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Concrete cancer kills bridge

A once-controversial Scottish bridge is one of the few UK structures to be demolished as a result of untreatable 'concrete cancer'. Dave Parker reports.

TWO WEEKS ago the distinctive concrete trusses of Montrose Bridge on the A92 still spanned the swirling tidal waters of the South Esk estuary in Angus.

Today it lies, still almost intact, on the town's South Quay.

'Semi-serious' attempts by main contractor Balfour Beatty to sell the historic structure on internet auction site eBay came to nothing, so now the jack hammer brigade is moving in.

Balfour Beatty has the £7.5M contract to demolish the bridge and replace it.

Perhaps the contractor will be able to sell some chunks of the 75 year old concrete to universities and research bodies, because it has one of the worst cases of alkali-silica reaction (ASR) - 'concrete cancer' - ever seen in the UK (see box).

Angus Council director of roads Ronnie McNeil said the 158m long bridge had been deteriorating for a number of years and various repair attempts had failed to slow its rate of decline. 'We were increasingly concerned about the risk of water penetrating the cracks - which were all over the superstructure - and corroding the reinforcement, ' he said.

'In an aggressive marine environment this is a serious problem. We were advised in 1996 that it would be uneconomic to maintain the bridge for more than 10 years, and that replacement was the only option.'

Investigations had revealed that the aggregates used to build the crossing in the late 1920s contained the reactive silica minerals felsite and rhyolite.

Local folklore suggests that the source of the natural gravels was in fact beach deposits from further up the coast - which could have contained salt water, another possible source of alkalis.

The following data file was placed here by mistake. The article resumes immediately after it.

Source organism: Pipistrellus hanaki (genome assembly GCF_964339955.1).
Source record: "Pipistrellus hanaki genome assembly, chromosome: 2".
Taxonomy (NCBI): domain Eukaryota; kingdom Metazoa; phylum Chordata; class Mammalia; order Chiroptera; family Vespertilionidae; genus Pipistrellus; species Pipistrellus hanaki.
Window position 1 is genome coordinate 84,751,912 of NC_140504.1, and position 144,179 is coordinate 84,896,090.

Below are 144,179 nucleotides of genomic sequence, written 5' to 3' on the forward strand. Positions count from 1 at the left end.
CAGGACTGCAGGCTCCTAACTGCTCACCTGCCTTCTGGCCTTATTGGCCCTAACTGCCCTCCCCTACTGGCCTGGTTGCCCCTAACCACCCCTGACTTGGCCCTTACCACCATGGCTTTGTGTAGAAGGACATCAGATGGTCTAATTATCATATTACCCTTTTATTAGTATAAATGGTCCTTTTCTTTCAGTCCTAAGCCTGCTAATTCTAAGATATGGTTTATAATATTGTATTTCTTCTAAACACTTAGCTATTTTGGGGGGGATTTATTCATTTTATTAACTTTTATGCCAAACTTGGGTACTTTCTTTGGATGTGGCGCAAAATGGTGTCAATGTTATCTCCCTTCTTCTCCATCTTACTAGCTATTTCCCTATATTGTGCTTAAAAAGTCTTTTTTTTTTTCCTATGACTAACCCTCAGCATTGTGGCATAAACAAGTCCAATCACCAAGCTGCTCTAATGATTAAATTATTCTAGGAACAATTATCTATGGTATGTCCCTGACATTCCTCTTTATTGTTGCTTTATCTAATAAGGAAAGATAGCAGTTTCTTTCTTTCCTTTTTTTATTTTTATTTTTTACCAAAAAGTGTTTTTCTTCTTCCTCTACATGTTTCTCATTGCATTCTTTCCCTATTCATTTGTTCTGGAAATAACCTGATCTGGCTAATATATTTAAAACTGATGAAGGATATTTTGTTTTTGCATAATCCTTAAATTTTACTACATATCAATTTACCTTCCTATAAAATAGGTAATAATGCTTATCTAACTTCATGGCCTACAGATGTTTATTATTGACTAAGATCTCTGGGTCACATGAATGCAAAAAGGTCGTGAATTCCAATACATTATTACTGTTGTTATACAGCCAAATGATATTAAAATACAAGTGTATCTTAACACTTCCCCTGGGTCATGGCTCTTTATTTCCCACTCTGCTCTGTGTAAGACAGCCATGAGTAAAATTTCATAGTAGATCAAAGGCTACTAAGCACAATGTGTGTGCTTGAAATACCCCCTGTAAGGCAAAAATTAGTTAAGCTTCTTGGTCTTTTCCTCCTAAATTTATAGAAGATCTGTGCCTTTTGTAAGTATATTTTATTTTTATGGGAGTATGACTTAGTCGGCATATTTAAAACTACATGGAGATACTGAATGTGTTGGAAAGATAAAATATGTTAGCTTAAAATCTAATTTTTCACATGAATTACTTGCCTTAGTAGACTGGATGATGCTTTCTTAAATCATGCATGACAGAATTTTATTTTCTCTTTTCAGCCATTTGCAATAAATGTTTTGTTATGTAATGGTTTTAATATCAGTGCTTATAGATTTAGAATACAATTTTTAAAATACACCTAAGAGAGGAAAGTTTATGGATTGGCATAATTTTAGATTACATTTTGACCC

Replacing a major bridge could have resulted in considerable disruption. So to keep traffic on the busy A92 flowing, a temporary crossing was constructed alongside. On 23 September the old bridge was ceremoniously closed. A scant three weeks later Balfour Beatty was ready to remove it - in three pieces.

'We won the contract on the basis of conventional 'crunch and munch' techniques, ' said Balfour Beatty project manager Keith Bowman. 'But I wasn't happy about the safety and environmental implications of working above the estuary on a structure that was already in a pretty damaged condition.

'So one day, I entered 'big cranes' into internet search engine Google. Several companies came up, we started talking, and after a year's planning and preparation the 'Rambiz' arrived at Montrose.'

Owned and operated by Antwerp-based Scaldis Salvage, the Rambiz has a theoretical lifting capacity of 4,000t - and a draft of 4.5m. This imposed tidal working on the project.

But even at high tide, a large sandbank under the southern span posed problems.

'We started with the central span, which only weighed 300t and had no problems, ' Bowman said. 'The northern truss over the deepwater channel only took two hours to lift out and transfer to the quay, despite weighing 2,200t - including 250t of cables, shackles and spreader beams.

'But we had to lift the southern truss off its supports and drop it onto the riverbed on one high tide, then come back on the next high tide to pick it up again and transfer it to the quay.